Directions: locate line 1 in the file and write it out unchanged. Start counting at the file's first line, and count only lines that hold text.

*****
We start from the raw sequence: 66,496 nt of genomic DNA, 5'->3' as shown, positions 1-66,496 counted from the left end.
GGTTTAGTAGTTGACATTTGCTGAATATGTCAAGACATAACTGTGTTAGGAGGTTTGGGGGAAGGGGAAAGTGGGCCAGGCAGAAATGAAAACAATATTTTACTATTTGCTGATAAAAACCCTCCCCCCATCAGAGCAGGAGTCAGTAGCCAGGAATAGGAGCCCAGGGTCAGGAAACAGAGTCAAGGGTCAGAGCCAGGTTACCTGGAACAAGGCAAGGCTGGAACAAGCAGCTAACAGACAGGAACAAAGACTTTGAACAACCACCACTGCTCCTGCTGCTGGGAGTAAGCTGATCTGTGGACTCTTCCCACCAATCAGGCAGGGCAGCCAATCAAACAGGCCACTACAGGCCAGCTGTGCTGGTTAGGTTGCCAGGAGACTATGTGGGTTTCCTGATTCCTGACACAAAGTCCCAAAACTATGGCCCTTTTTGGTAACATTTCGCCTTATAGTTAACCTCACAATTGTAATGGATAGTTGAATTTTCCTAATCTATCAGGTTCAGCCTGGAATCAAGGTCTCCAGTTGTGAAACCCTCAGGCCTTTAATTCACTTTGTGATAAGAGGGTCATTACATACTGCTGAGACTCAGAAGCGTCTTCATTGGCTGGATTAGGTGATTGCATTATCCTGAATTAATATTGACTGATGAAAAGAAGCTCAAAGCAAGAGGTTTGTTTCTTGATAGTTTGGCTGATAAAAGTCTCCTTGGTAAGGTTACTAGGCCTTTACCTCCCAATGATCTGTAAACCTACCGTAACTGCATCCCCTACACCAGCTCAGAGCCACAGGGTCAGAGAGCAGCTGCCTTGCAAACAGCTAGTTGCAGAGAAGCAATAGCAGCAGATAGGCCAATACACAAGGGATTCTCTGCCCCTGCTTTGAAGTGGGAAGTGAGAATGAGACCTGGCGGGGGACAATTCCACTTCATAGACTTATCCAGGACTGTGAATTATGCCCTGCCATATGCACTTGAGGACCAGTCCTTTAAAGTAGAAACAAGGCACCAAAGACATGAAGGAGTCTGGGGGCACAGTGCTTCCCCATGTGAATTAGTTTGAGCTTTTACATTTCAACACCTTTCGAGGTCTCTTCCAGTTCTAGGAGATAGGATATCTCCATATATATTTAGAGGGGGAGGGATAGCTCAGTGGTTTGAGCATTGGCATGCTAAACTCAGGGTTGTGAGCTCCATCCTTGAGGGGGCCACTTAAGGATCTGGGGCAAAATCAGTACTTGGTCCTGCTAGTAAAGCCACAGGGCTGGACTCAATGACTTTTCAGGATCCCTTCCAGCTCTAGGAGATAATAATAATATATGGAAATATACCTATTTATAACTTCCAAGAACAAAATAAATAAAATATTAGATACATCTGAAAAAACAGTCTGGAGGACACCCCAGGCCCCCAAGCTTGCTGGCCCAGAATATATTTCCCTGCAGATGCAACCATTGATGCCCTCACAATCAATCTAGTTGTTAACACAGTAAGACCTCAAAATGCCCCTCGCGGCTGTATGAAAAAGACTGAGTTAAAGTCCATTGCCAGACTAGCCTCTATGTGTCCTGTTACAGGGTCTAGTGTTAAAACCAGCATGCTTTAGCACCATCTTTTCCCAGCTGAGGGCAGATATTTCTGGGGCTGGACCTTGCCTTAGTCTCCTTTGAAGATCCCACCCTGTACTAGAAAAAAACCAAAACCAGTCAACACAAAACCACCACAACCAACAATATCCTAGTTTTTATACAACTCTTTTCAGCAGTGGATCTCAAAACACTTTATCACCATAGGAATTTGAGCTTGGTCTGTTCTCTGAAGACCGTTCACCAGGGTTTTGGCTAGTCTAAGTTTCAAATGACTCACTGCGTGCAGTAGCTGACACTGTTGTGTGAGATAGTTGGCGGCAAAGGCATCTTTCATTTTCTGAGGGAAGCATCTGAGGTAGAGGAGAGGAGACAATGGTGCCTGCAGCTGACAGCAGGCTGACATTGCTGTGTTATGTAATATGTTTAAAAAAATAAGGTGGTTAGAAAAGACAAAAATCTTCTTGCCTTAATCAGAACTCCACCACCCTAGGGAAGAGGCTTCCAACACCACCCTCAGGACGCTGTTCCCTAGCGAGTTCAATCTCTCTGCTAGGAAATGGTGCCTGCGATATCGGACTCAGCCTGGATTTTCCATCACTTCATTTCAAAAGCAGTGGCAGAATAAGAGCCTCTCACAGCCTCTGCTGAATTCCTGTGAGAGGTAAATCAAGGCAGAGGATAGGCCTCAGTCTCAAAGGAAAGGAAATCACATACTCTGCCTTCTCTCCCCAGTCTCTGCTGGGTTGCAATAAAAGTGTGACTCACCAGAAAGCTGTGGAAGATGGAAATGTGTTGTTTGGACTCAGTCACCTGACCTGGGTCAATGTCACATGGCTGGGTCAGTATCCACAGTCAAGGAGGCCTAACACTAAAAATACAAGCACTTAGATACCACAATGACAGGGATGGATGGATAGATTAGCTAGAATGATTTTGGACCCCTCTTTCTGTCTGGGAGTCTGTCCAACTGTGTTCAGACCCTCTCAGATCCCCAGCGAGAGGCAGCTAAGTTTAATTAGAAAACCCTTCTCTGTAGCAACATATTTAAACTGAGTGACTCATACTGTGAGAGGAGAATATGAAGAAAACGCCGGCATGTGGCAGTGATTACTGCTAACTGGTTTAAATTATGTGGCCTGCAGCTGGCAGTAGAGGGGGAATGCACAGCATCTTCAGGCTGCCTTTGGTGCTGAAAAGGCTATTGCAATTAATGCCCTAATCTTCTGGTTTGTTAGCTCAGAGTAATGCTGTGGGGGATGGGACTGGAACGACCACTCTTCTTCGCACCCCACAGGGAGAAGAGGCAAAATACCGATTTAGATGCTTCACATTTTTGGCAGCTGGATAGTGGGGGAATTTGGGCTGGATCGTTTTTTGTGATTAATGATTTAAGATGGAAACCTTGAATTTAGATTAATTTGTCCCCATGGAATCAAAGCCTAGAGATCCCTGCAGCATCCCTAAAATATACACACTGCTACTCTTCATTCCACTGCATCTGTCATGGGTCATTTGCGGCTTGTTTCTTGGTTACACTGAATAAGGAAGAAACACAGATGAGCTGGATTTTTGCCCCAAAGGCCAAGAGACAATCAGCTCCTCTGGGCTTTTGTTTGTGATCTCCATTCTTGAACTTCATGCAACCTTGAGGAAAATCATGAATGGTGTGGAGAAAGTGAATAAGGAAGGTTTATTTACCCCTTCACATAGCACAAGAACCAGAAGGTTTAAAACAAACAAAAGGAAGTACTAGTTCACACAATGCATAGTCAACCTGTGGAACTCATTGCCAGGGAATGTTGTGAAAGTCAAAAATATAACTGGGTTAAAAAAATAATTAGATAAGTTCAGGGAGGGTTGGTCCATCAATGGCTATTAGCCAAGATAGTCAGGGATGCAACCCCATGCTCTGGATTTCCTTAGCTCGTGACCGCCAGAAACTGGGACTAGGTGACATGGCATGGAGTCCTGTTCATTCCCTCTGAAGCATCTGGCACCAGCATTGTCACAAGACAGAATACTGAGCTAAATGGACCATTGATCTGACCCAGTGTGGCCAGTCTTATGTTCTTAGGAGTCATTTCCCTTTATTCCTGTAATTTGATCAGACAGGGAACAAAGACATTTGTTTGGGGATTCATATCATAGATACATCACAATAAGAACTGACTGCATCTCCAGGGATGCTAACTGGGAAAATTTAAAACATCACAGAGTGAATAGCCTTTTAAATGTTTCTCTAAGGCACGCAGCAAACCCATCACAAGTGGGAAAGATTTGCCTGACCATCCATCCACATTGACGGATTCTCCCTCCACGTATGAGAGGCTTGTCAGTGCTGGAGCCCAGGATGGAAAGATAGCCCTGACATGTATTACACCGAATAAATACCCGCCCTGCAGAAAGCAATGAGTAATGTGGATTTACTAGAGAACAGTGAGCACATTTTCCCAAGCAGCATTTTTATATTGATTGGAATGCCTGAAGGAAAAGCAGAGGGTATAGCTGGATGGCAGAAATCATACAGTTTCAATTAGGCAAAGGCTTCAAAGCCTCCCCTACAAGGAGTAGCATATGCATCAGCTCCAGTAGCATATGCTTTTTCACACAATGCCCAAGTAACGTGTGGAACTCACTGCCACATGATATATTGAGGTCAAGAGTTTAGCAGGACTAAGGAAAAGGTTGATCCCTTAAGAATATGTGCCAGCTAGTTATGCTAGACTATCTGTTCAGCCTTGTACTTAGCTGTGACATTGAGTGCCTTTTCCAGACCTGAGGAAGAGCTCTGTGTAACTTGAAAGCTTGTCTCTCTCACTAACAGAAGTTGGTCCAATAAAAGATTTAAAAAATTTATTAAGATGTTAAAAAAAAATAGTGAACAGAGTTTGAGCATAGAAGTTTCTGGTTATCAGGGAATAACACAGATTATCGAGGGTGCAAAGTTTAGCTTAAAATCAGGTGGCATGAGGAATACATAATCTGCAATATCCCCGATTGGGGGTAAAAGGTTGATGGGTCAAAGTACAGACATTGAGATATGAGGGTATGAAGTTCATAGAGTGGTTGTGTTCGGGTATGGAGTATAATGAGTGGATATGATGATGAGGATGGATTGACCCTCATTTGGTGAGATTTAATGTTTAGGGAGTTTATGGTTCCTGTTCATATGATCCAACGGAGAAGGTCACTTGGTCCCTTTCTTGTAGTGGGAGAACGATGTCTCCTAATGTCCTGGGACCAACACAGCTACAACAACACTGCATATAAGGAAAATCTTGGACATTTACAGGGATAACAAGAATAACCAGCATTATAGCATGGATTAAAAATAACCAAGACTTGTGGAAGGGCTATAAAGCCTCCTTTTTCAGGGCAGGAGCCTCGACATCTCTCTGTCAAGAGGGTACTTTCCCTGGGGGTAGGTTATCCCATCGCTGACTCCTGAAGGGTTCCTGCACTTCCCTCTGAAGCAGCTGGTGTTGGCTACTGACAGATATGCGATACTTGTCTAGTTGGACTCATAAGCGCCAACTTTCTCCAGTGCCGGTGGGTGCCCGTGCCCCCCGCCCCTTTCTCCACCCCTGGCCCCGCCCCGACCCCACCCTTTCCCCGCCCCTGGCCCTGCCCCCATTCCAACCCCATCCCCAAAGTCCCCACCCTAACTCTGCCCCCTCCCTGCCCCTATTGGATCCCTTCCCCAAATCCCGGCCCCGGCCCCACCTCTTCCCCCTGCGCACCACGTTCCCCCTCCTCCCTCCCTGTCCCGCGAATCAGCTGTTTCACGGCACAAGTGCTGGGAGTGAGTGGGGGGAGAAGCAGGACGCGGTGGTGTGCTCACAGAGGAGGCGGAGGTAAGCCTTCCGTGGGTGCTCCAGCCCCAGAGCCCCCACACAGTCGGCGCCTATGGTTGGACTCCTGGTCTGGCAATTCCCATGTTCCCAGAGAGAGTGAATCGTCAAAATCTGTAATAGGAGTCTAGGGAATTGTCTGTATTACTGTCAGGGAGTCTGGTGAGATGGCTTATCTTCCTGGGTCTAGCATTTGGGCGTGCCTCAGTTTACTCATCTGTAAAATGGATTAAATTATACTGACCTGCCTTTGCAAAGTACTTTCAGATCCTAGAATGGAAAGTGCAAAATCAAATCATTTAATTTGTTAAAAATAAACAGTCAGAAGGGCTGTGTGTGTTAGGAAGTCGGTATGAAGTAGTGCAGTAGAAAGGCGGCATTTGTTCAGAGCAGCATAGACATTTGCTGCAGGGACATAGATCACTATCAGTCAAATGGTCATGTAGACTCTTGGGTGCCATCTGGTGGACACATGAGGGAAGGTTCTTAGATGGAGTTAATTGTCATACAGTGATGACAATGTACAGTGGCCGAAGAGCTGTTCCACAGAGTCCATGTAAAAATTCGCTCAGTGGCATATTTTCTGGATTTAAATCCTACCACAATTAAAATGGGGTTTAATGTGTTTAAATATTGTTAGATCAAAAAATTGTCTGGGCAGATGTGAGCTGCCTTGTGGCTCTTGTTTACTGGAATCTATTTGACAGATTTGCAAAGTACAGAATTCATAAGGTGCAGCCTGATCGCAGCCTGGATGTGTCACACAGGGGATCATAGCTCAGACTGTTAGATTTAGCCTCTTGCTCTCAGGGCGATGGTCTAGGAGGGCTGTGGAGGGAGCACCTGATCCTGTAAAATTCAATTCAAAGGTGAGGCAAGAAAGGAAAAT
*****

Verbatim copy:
We start from the raw sequence: 66,496 nt of genomic DNA, 5'->3' as shown, positions 1-66,496 counted from the left end.